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Georges Dionne

Bio: Georges Dionne is an academic researcher from HEC Montréal. The author has contributed to research in topics: Moral hazard & Adverse selection. The author has an hindex of 48, co-authored 421 publications receiving 7838 citations. Previous affiliations of Georges Dionne include École Normale Supérieure & Université de Montréal.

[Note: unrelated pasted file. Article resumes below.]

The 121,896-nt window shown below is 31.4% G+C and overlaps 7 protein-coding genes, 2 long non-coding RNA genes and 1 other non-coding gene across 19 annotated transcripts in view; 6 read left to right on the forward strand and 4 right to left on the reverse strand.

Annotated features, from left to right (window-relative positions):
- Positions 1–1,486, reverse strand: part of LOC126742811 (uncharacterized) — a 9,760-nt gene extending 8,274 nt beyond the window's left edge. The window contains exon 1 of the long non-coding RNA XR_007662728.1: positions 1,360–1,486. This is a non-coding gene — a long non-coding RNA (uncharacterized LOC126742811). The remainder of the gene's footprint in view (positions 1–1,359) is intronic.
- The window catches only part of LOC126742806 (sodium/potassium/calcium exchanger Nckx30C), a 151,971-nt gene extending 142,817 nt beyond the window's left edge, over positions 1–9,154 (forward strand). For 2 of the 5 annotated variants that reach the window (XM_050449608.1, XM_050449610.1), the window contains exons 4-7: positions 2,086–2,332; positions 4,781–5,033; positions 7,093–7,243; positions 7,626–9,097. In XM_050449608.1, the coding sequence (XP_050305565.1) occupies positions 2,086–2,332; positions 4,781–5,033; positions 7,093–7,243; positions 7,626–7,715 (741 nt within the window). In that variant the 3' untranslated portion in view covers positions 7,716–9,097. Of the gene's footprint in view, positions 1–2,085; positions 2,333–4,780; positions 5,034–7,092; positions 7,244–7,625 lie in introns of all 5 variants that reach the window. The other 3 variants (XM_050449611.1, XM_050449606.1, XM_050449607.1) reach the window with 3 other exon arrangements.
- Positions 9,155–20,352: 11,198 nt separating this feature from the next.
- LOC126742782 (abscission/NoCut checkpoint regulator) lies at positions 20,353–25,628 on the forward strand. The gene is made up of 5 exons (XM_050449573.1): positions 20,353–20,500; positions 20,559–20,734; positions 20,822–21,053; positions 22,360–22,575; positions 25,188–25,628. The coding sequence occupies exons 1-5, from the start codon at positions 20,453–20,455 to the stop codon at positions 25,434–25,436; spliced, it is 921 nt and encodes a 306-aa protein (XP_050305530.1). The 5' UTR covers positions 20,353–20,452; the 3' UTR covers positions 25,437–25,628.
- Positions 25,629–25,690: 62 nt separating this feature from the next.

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Journal Article
TL;DR: Duffie and Singleton as mentioned in this paper proposed a way of integrating credit and market risks in a portfolio model, which can be viewed as a component of market risk and may generate credit risk.